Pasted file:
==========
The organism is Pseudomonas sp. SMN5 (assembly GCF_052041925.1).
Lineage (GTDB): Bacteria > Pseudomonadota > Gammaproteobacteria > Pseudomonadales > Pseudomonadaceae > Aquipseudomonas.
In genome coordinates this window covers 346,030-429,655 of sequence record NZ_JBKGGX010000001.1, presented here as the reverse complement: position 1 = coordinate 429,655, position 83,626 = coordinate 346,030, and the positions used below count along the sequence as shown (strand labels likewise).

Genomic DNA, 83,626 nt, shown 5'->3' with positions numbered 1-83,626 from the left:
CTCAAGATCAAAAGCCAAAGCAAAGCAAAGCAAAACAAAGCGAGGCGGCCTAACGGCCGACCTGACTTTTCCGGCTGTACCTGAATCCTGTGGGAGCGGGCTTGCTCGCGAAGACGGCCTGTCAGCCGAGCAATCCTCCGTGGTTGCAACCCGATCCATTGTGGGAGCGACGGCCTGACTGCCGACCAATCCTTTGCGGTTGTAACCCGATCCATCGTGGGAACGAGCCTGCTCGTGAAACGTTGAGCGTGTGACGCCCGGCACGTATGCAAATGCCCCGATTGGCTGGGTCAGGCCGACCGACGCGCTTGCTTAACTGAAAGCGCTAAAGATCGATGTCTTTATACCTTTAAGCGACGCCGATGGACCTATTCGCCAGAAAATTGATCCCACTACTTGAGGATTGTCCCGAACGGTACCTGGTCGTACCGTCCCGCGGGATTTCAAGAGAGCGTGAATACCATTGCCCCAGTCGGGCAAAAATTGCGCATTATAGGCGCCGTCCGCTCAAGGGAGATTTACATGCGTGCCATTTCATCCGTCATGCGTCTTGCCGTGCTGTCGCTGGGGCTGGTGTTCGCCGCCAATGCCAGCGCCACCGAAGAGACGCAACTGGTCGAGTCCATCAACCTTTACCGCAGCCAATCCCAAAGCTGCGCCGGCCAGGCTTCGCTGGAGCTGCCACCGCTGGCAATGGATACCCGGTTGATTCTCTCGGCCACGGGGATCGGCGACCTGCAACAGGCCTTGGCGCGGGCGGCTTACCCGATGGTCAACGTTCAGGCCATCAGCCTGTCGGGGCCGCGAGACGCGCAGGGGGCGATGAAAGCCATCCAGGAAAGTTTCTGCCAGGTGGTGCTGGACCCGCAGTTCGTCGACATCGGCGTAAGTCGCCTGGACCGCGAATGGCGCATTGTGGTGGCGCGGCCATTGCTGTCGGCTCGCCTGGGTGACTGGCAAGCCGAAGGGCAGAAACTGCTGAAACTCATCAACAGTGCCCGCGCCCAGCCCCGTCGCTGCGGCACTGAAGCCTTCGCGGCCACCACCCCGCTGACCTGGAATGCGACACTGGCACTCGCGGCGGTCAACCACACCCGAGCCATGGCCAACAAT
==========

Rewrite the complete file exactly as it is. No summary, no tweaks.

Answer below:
The organism is Pseudomonas sp. SMN5 (assembly GCF_052041925.1).
Lineage (GTDB): Bacteria > Pseudomonadota > Gammaproteobacteria > Pseudomonadales > Pseudomonadaceae > Aquipseudomonas.
In genome coordinates this window covers 346,030-429,655 of sequence record NZ_JBKGGX010000001.1, presented here as the reverse complement: position 1 = coordinate 429,655, position 83,626 = coordinate 346,030, and the positions used below count along the sequence as shown (strand labels likewise).

Genomic DNA, 83,626 nt, shown 5'->3' with positions numbered 1-83,626 from the left:
CTCAAGATCAAAAGCCAAAGCAAAGCAAAGCAAAACAAAGCGAGGCGGCCTAACGGCCGACCTGACTTTTCCGGCTGTACCTGAATCCTGTGGGAGCGGGCTTGCTCGCGAAGACGGCCTGTCAGCCGAGCAATCCTCCGTGGTTGCAACCCGATCCATTGTGGGAGCGACGGCCTGACTGCCGACCAATCCTTTGCGGTTGTAACCCGATCCATCGTGGGAACGAGCCTGCTCGTGAAACGTTGAGCGTGTGACGCCCGGCACGTATGCAAATGCCCCGATTGGCTGGGTCAGGCCGACCGACGCGCTTGCTTAACTGAAAGCGCTAAAGATCGATGTCTTTATACCTTTAAGCGACGCCGATGGACCTATTCGCCAGAAAATTGATCCCACTACTTGAGGATTGTCCCGAACGGTACCTGGTCGTACCGTCCCGCGGGATTTCAAGAGAGCGTGAATACCATTGCCCCAGTCGGGCAAAAATTGCGCATTATAGGCGCCGTCCGCTCAAGGGAGATTTACATGCGTGCCATTTCATCCGTCATGCGTCTTGCCGTGCTGTCGCTGGGGCTGGTGTTCGCCGCCAATGCCAGCGCCACCGAAGAGACGCAACTGGTCGAGTCCATCAACCTTTACCGCAGCCAATCCCAAAGCTGCGCCGGCCAGGCTTCGCTGGAGCTGCCACCGCTGGCAATGGATACCCGGTTGATTCTCTCGGCCACGGGGATCGGCGACCTGCAACAGGCCTTGGCGCGGGCGGCTTACCCGATGGTCAACGTTCAGGCCATCAGCCTGTCGGGGCCGCGAGACGCGCAGGGGGCGATGAAAGCCATCCAGGAAAGTTTCTGCCAGGTGGTGCTGGACCCGCAGTTCGTCGACATCGGCGTAAGTCGCCTGGACCGCGAATGGCGCATTGTGGTGGCGCGGCCATTGCTGTCGGCTCGCCTGGGTGACTGGCAAGCCGAAGGGCAGAAACTGCTGAAACTCATCAACAGTGCCCGCGCCCAGCCCCGTCGCTGCGGCACTGAAGCCTTCGCGGCCACCACCCCGCTGACCTGGAATGCGACACTGGCACTCGCGGCGGTCAACCACACCCGAGCCATGGCCAACAAT